I’m dying of Covid-19 alone, allegedly, yet I don’t think smoking two packs a day of Turkish blend, extra-wide Camel cigarettes fended off my surging lung cancer, either.
I’ll never forget how top-of-the-world scrumptious that Camel extra-wide tasted after losing my virginity to Katie King in the Cape. If there was ever a reason to take up smoking again, so I could enjoy sucking face with my summer wind love, who enjoyed her Camel extra-wide smokes even more than I did, it was for my sweet darling, always inhalable on-the-spot, pitch-perfect southern belle.
The always-magical chills down my spine were induced from mere memories of walking, hand in the hand, throughout Main Street in the Cape with my dear Katie King.
Especially, they came from knowing how my bitch roommates at the time hated how the Jew boy from New York who’d struck a summer romance with such a striking, statuesque gentile from North Carolina who ended up graduating Duke as a double major in three years flat.
Oh yeah, that’s right—one of those girls went to McGill in Canada, which was a safety school for stoners obsessed with free healthcare and Justin Trudeau’s purple-specked socks. So, it looks like I’m the one who came out on top of Katie’s perfectly plump, never-draggy or dumpy 36D tits.
So, my parents, younger brother, friends, and ex-girlfriends can’t visit me, but I’d sure love to kiss the never-annoying, always-pleasantly-plump-on-top Katie King, again.
The last time I kissed her was when I surprised her while driving cross-country to California for my last semester of college, with an aching in my heart. She was more than a friend of mine. Lord, Katie was a guardian angel who, as you know, was sent down from Heaven to make me a true believer in the power of prayer and modern-day miracles, which benefited my love life immensely, for a change.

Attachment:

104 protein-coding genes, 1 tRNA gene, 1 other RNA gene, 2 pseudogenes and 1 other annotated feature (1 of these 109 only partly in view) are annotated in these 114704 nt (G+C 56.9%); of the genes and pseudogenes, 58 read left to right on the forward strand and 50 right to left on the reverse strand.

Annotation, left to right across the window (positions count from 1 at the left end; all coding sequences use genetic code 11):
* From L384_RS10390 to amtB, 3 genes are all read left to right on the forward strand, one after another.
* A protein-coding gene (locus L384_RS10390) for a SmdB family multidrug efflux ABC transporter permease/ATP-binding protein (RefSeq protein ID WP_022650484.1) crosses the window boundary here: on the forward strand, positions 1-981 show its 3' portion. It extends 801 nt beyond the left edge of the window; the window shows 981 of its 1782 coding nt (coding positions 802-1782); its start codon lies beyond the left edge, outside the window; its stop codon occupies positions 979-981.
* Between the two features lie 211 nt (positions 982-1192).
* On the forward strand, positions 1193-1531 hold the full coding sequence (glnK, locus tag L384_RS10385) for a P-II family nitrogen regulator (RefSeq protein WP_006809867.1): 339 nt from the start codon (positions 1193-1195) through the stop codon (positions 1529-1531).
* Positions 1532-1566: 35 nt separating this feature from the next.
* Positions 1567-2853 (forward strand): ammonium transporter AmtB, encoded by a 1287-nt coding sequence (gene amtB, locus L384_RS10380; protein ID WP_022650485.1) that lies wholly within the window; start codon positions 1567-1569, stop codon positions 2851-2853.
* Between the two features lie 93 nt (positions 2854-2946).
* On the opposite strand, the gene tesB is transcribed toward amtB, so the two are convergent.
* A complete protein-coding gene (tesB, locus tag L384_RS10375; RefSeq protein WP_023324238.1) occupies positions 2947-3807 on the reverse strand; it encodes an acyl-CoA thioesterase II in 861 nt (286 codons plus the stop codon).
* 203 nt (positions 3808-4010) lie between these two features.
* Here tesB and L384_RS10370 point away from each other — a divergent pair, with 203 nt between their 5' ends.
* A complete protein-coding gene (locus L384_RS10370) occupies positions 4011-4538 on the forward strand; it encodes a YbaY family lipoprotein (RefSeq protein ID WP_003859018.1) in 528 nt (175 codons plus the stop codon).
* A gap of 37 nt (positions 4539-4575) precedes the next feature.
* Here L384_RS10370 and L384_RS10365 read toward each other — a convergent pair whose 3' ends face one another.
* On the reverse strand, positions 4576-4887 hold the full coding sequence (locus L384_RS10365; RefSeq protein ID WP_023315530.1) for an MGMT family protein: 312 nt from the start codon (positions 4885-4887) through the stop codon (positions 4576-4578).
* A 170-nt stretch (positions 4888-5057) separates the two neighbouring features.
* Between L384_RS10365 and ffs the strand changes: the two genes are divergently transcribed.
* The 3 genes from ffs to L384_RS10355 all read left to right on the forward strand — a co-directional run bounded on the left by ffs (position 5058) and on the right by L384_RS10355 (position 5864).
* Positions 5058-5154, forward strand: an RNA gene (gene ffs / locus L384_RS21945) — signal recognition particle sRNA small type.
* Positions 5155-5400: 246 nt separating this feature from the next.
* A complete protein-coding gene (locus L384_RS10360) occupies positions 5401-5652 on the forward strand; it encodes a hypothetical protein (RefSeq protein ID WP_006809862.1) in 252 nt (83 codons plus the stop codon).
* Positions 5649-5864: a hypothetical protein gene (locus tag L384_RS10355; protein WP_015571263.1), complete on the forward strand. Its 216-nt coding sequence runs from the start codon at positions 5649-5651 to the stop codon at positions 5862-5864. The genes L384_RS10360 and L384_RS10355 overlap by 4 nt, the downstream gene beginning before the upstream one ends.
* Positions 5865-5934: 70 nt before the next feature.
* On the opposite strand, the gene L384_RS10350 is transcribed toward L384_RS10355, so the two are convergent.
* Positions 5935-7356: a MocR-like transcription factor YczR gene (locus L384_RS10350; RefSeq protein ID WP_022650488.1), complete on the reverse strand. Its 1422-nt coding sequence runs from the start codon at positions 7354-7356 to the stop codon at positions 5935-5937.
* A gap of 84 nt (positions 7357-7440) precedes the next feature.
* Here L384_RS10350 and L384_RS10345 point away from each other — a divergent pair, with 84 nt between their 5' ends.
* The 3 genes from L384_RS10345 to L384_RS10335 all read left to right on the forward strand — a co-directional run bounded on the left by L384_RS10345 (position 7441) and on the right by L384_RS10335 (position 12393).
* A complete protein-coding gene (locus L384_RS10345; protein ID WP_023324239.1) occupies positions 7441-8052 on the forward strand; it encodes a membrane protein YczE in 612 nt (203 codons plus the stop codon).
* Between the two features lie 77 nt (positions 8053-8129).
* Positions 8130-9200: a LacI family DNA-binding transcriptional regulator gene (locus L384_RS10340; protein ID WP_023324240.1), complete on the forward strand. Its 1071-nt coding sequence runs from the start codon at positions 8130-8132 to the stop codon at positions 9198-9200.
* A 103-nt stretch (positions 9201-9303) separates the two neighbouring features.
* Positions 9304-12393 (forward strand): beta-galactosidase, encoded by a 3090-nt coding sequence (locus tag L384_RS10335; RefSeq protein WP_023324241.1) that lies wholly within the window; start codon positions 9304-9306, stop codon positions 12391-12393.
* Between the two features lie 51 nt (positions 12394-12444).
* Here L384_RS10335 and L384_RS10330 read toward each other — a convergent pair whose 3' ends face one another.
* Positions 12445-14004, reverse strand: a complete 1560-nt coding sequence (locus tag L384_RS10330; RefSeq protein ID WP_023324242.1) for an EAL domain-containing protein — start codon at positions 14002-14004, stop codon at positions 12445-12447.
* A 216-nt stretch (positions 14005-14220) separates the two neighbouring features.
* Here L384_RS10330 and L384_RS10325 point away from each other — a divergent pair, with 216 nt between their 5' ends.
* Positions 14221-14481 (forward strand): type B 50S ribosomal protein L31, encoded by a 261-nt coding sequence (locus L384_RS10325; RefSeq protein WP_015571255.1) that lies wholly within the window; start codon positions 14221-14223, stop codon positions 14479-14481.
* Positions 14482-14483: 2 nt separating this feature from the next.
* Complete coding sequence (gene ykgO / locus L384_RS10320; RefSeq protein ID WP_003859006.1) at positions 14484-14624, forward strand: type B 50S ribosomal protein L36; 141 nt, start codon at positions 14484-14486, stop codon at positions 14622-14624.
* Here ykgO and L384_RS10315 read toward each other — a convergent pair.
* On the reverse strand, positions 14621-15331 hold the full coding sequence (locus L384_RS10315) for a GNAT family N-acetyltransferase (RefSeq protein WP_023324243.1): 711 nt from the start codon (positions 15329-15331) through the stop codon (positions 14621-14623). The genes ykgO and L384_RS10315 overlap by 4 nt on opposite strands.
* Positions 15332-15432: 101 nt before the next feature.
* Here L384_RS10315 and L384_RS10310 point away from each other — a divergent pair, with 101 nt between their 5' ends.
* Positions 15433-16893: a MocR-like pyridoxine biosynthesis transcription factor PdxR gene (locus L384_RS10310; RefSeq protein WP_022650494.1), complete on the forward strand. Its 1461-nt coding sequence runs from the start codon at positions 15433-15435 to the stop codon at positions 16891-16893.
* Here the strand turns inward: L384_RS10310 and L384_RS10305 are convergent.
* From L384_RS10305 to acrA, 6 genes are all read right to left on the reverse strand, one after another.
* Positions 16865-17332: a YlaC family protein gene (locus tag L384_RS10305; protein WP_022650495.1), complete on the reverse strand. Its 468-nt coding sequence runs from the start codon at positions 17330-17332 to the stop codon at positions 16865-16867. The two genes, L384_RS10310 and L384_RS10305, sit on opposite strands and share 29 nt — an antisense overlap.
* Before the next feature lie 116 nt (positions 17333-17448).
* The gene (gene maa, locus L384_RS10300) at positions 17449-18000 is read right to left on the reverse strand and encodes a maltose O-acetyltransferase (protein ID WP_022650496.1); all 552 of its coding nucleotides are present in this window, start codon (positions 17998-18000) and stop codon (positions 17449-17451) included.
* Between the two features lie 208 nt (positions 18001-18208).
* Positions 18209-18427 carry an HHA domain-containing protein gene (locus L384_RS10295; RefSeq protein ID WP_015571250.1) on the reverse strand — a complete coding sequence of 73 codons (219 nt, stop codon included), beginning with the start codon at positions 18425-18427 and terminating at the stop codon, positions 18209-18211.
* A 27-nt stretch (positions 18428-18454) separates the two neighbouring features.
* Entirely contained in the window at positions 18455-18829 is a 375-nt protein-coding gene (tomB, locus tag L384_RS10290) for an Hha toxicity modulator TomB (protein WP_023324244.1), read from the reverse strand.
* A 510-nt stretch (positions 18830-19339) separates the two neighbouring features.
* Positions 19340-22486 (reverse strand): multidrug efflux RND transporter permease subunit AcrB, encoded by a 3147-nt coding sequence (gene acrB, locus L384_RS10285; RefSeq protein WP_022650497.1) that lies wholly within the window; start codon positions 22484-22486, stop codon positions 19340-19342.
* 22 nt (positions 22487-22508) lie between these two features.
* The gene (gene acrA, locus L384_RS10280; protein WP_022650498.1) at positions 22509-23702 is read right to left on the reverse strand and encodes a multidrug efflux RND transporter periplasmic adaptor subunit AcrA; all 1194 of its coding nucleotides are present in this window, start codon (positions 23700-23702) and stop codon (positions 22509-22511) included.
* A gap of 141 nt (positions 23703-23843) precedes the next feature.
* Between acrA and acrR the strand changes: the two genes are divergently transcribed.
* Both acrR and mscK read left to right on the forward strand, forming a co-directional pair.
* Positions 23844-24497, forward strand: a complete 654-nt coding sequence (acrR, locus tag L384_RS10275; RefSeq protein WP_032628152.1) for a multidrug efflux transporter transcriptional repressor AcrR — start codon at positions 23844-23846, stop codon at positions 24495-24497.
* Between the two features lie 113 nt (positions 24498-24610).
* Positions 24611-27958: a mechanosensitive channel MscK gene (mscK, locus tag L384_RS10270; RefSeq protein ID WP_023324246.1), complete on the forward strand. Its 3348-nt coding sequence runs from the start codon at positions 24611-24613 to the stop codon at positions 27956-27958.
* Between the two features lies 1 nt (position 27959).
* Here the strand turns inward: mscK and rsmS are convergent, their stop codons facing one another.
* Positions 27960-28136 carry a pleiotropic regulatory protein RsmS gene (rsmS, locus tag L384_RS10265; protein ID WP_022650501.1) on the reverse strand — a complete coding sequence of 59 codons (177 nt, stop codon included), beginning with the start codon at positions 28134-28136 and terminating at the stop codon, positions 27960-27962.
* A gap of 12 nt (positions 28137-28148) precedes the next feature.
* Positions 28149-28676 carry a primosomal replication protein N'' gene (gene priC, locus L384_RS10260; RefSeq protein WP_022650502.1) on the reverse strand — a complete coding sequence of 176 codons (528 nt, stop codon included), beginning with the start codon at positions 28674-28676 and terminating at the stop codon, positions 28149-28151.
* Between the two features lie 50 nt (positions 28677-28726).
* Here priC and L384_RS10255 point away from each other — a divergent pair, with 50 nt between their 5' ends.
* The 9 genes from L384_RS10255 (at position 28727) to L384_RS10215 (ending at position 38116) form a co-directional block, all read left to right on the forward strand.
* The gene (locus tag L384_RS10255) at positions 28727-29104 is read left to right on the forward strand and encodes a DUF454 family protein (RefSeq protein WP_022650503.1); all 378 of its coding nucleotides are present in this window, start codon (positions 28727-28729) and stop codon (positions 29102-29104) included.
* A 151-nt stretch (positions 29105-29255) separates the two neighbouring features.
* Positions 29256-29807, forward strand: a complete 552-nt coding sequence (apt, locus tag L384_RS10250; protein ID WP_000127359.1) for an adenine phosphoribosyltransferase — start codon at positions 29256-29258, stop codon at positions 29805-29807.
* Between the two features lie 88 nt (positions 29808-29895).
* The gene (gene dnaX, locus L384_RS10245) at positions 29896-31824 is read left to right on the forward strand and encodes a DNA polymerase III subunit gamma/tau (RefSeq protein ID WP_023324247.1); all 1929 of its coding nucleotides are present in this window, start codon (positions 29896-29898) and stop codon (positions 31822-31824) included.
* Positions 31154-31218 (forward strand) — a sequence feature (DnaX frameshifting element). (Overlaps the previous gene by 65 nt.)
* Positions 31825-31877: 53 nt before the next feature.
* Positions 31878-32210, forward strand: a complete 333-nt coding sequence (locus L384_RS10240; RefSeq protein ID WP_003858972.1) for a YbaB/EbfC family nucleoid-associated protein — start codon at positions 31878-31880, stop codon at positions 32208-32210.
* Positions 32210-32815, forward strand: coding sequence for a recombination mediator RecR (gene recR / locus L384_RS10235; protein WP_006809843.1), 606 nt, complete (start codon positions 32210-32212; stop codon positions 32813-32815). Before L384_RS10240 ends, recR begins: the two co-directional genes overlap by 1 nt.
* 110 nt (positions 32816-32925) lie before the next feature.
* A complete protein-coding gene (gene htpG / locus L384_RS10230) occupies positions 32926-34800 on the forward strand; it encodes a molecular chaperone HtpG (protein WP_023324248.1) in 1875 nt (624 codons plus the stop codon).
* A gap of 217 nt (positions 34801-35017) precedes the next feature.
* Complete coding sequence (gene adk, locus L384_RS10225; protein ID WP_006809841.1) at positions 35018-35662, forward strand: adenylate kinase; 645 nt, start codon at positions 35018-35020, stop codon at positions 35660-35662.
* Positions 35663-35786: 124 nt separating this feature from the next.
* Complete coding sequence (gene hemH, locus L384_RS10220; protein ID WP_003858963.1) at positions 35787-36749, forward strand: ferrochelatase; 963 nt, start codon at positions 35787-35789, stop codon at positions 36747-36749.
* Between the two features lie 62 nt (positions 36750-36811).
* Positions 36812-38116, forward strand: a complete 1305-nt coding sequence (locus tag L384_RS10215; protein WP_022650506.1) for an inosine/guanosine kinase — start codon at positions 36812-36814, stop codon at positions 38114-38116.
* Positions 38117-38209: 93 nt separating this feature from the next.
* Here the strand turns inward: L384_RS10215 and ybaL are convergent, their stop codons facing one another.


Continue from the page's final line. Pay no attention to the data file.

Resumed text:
I remember praying to you alone on the beach in Cape Cod’s Kennedy country during the summer when the Fugees broke big, finally giving me a woman to cry about in my heart after our romance came to a sudden, crashing end.
I said, “God, I love Hair Metal ballads because they’re hopeful songs full of longing, and I always longed to have a real-life girlfriend to walk hand in hand with at Rye Playland and to win stuffed animals for, as I drained more basketball shots from way downtown with effortless, in-the-zone, choke-free ease.”
You’ve always provided me with divine intervention and comfort, Lord, so I’m not going to fret against my dying of the light this late into the 9th inning, with me going up against Mariano Rivera with a five-run lead at the new Yankee Stadium (otherwise known as The House That Gentrification Built).
Gentrification, Lord—you know, liberal talk for less black people. I wouldn’t have written that A-plus joke gem without your divine-powered assistance, as usual.
Has my sadness-enshrouded heart weighed heavily on my weepy, hurting inside soul in synagogue for years on Yom Kippur, knowing that it’s another year where I ask for another shot to be a productive, functioning member of the Jewish race versus another schmuck in a headset who’se been fired more than a Palestinian slingshot?
I’m also not going to bitch about certain friends or family members not always being there to consistently support my comedic ambitions, which lead me to killing the Montreal Comedy Festival, thanks to your steady, unrelenting support in me doing me, all the way.
Those friends came to my bringer shows in Manhattan at the New York Comedy Club when I was an average nobody putz because they believed in my potential—which you always have, Lord, back when my pursuit of getting a lady laugh-off for long time, all the time, began.
My parents raised me in the snuggle-soft confines of Westchester County. I performed well at high-paying jobs which were no labor of love, either. Plus, acting like an excessively obnoxious, supremely spoiled, entitled twat never felt right to my labor of laugh lust-pursing heart, either.